Many films have left their mark in the pop culture landscape, but very few have done so well to have a TV show continue their stories.
The first example, is a blockbuster of a film called Stargate (1994), directed by Roland Emmerich, most well known for directing Independence Day (1996) and the infamous American adaptation of Godzilla, Godzilla (1998).
The film is about a scientist named Daniel Jackson (played by James Spader) and a group of soldiers led by Colonel Jonathan “Jack” O’Neil (Kurt Russell) going through a mysterious artifact found in Egypt. After walking through they find themselves on a planet on the other side of the galaxy.
The planet is mostly desert, with the only inhabitants being a small civilization filled with people who speak an unknown language and still worship the ancient Egyptian gods.
The film has many problems, flat characters, hokey acting, dated CGI, and an uninteresting villain.
However, the film is clearly not trying to have a story brimming with narrative depth or talk about what it means to be human. The flick is clearly just trying to be a fun, popcorn adventure where you turn your brain off and get dazzled by the spectacle, and at that it succeeds.
The action is definitely not what one what one would call realistic, but it’s still a large enough spectacle to be impressive. With a combination of practical miniatures and CGI, it gets the job done.
The main cast, while definitely not brimming with complexity, are still fun enough to keep a person entertained. Kurt Russell does a fine job with what he’s given, even if what he’s given is the stereotypical gruff military colonel who secretly has a nice side.
I can see why people thought making a TV show based off this movie was a good idea. The world that the film depicts is interesting but also leaves room to be expanded upon, which a series can do in greater detail.
The next film is M.A.S.H (1970), directed by Robert Altman, and based on the Richard Hooker novel by the same name.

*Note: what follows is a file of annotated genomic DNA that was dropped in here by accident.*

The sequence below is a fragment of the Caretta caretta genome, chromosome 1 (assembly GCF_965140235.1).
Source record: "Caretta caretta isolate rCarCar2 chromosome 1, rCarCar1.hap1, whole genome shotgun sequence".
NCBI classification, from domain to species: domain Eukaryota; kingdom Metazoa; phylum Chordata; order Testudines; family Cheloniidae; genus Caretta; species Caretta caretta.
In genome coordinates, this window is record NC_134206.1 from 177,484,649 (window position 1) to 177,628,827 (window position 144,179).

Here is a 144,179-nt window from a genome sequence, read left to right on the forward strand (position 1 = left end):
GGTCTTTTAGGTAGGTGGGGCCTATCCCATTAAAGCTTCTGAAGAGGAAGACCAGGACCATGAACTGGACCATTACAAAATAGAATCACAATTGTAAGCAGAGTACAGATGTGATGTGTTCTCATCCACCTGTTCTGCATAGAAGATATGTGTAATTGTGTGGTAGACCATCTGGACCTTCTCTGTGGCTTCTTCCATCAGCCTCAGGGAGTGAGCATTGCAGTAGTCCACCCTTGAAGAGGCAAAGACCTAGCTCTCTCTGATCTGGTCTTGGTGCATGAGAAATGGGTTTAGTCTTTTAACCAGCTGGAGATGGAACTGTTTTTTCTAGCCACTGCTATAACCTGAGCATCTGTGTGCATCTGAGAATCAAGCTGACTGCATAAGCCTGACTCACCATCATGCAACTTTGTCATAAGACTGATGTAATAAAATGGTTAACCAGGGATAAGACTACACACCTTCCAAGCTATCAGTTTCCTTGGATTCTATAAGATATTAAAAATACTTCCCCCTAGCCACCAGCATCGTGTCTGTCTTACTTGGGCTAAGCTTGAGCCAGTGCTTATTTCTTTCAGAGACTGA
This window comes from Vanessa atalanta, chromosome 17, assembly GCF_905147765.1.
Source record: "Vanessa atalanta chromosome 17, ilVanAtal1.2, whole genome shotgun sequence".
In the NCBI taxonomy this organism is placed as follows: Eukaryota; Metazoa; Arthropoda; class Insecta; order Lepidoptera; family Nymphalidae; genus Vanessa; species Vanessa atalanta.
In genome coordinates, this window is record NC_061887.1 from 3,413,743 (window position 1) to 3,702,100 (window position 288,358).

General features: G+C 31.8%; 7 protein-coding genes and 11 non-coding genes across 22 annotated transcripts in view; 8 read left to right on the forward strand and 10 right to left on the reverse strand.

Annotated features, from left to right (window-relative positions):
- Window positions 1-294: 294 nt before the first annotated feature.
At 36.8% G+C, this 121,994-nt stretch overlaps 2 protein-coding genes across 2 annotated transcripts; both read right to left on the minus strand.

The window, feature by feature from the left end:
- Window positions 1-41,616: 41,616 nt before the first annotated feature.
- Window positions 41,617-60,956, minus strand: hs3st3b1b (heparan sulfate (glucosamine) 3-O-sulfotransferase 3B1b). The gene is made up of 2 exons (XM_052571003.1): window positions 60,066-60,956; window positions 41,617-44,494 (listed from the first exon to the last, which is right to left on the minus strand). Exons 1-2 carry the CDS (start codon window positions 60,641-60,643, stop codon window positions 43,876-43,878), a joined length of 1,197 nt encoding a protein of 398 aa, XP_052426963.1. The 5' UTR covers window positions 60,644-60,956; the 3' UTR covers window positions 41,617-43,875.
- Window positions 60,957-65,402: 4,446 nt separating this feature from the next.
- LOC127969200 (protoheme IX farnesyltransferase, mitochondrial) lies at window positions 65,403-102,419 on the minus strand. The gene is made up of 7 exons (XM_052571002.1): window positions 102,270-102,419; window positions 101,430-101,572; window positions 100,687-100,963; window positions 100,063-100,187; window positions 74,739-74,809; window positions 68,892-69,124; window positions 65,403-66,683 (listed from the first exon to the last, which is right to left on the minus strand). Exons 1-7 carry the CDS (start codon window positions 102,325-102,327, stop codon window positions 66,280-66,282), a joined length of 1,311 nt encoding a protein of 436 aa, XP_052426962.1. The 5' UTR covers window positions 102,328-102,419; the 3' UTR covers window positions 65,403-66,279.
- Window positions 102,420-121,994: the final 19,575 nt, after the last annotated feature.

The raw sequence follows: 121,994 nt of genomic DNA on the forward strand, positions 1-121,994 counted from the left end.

The movie is about an army surgeon named Benjamin “Hawkeye” Pierce (Donald Sutherland) and his misadventures while stationed at 4077th M.A.S.H (Mobile Army Surgical Hospital) during the Korean War.
Along with Hawkeye are his two bunkmates, “Trapper” John McIntrye (Elliot Gould) and Augustus Bedford “Duke” Forrest (Tom Skerrit). The three of them get into a large amount of trouble throughout the film due to all of them having a love of causing antics.
The original film, while a landmark in cinema when it first came out, hasn’t aged as well as the show it spawned.
The movie got a lot of praise when it came out for showing how taxing the surgeries were, and how sometimes they’d go for 12 to 18 hours at a time. And the scenes where they’re doing surgery still hold up and do still get across the idea they’re trying to convey.
Don’t get the wrong idea, it’s not like they show the open chest in full detail, but all the blood the surgeons are always covered in during surgery help get across the idea.
It’s very commendable that during surgery scenes there’s very little in the way of jokes because it’s such a serious and unfunny subject.
The film does well juxtaposing the serious moments with the comedic.
But the comedy itself ranges from belly laugh to groan worthy.
There’s a subplot where the camp barber thinks he’s gay and plans on killing himself, and they play it for comedy. The film was made in 1970 so I’ll cut it some slack, but it’s still awkward to watch today. And how the subplot ends is handled even worse (no spoilers).
The last 15-20 minutes almost makes it all worth it however, with great joke after great joke, it saves the movie.
The third and final film is Fargo (1996) directed by Joel and Ethan Coen.
Jerry Lundegaard (William Macy) has his wife kidnapped by two criminals (played by Steve Buscemi and Peter Stormare), has his father in law (Harve Presnell) pay the ransom, then takes half the money in order to pay off his debts. But after the kidnapping goes horribly wrong, a pregnant shariff named Marge Gunderson (Francis McDormand) starts sniffing around.
The film is similar to an episode of Columbo, the audience is shown the crime, who the culprit is and how they did it. The entertainment comes from seeing the guilty party trying to keep their cool and start to lose it whenever things don’t go off as planned.
The film is dark comedy as what is happening is horrible, but everyone (except for Marge) involved is either not the brightest or so completely out of it, that it moves the film into comedy territory.
A great example is a random bartender who’s literally told by Steve Buscemi’s character who he is and what he did, and the bartender thinks nothing of it.
Another great source of comedy is just how out of hand the kidnapping gets. From the kidnapping itself to the pay out by father-in-law, anything that could go wrong, does go wrong.
Steve Buscemi and Peter Stormare do a great job in their roles, Buscemi does well as a fast talking and comedic out of the two. While Stormare is excellent as the more dangerous and psychopathic out of the two, making the audience worry about what he’ll do next.
Frances McDormand is great as the well-meaning and kind sheriff. Her mannerisms always manage to get a smile out of the audience.
All three movies were great ideas to expand into a tv show, while each film was its own complete story. There was still something there that could have been expanded on.